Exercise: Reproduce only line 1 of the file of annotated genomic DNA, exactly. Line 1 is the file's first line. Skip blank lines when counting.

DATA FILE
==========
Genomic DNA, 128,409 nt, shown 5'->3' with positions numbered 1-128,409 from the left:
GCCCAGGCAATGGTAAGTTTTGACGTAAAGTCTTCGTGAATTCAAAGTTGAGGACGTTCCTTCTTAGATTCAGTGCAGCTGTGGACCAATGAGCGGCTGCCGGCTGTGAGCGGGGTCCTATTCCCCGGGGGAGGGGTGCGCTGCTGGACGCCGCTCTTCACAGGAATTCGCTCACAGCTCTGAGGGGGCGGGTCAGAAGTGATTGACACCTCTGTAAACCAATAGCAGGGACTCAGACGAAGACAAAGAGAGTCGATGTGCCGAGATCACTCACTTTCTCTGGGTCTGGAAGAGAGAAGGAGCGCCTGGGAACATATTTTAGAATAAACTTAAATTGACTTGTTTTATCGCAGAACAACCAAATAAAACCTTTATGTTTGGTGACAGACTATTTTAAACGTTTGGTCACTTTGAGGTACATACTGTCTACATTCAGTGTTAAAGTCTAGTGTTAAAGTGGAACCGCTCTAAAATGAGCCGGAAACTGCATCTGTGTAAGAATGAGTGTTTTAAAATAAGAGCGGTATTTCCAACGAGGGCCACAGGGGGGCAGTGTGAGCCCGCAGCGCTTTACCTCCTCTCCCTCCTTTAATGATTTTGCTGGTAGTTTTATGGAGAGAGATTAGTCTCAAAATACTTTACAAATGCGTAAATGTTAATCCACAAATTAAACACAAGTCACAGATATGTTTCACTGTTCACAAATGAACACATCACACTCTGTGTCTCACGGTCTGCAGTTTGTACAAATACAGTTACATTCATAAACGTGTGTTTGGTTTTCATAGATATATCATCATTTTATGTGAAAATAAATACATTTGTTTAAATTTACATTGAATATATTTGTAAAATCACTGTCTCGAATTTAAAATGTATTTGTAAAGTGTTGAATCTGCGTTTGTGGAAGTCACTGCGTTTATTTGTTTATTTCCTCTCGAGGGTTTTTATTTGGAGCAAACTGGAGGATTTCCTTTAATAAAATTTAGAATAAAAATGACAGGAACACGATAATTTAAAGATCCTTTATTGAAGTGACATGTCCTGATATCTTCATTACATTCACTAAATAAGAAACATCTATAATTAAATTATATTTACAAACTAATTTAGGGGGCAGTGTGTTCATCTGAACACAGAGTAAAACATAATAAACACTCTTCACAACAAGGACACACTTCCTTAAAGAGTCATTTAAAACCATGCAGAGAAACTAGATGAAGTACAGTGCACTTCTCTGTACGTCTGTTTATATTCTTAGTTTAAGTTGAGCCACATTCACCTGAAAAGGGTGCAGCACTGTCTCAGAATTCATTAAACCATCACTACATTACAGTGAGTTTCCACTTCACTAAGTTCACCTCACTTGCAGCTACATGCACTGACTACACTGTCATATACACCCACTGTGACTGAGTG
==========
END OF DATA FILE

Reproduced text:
Genomic DNA, 128,409 nt, shown 5'->3' with positions numbered 1-128,409 from the left: